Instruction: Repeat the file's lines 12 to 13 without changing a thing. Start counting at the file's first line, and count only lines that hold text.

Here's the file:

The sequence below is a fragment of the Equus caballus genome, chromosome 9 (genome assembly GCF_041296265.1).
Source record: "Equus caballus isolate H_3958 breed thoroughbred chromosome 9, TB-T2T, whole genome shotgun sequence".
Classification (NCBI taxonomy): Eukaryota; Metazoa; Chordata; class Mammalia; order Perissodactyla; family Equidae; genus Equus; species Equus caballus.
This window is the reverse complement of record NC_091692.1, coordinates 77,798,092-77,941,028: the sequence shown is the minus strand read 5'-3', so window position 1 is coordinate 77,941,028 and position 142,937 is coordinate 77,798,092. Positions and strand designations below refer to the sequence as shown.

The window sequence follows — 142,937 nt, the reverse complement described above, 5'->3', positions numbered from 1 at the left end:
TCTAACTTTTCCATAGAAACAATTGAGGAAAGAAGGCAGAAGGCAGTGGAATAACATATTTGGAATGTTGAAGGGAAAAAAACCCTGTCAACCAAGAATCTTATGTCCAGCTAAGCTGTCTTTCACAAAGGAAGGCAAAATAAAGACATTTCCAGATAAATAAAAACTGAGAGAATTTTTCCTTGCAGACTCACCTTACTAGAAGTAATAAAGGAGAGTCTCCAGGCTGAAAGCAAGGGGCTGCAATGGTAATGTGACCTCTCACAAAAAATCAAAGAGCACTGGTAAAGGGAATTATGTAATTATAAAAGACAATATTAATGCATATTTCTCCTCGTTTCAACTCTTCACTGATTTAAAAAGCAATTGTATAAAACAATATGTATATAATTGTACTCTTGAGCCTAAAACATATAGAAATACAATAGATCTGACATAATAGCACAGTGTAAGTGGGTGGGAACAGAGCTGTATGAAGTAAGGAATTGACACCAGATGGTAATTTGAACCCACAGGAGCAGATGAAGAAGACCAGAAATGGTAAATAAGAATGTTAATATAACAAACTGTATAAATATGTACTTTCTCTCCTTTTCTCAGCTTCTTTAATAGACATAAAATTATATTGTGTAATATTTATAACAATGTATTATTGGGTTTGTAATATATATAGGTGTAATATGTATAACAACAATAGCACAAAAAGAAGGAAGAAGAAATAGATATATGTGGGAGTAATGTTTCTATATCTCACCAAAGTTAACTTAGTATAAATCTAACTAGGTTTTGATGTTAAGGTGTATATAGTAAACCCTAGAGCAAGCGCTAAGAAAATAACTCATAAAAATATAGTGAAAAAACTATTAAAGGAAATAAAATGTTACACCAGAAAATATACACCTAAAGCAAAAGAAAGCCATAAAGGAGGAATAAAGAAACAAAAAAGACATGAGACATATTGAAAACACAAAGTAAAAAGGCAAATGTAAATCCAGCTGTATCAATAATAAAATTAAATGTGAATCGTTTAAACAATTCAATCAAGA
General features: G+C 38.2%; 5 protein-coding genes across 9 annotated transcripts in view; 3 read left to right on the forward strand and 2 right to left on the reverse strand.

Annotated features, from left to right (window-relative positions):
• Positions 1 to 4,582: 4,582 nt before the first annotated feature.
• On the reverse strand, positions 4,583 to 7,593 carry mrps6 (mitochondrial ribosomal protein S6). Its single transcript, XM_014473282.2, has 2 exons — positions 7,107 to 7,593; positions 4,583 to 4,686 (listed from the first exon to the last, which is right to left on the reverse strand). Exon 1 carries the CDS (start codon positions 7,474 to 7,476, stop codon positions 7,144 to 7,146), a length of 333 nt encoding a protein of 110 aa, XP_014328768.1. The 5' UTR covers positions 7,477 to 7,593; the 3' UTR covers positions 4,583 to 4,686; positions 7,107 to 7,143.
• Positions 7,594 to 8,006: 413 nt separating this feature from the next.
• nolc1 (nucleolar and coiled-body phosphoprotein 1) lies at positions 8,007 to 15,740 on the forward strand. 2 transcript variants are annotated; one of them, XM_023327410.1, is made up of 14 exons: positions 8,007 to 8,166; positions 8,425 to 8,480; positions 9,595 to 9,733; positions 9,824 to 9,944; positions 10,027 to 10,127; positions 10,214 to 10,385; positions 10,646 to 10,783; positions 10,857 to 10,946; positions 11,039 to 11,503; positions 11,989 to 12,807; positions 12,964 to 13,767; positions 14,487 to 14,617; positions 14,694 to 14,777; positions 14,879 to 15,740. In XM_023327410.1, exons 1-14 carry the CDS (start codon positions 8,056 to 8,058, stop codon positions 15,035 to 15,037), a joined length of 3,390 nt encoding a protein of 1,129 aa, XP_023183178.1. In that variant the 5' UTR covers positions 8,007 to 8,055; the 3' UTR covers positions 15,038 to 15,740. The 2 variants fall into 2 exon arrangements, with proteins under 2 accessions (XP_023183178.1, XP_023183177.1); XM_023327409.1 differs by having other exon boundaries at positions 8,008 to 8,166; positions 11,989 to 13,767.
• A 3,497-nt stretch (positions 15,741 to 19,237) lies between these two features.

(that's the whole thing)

• nolc1 (nucleolar and coiled-body phosphoprotein 1) lies at positions 8,007 to 15,740 on the forward strand. 2 transcript variants are annotated; one of them, XM_023327410.1, is made up of 14 exons: positions 8,007 to 8,166; positions 8,425 to 8,480; positions 9,595 to 9,733; positions 9,824 to 9,944; positions 10,027 to 10,127; positions 10,214 to 10,385; positions 10,646 to 10,783; positions 10,857 to 10,946; positions 11,039 to 11,503; positions 11,989 to 12,807; positions 12,964 to 13,767; positions 14,487 to 14,617; positions 14,694 to 14,777; positions 14,879 to 15,740. In XM_023327410.1, exons 1-14 carry the CDS (start codon positions 8,056 to 8,058, stop codon positions 15,035 to 15,037), a joined length of 3,390 nt encoding a protein of 1,129 aa, XP_023183178.1. In that variant the 5' UTR covers positions 8,007 to 8,055; the 3' UTR covers positions 15,038 to 15,740. The 2 variants fall into 2 exon arrangements, with proteins under 2 accessions (XP_023183178.1, XP_023183177.1); XM_023327409.1 differs by having other exon boundaries at positions 8,008 to 8,166; positions 11,989 to 13,767.
• A 3,497-nt stretch (positions 15,741 to 19,237) lies between these two features.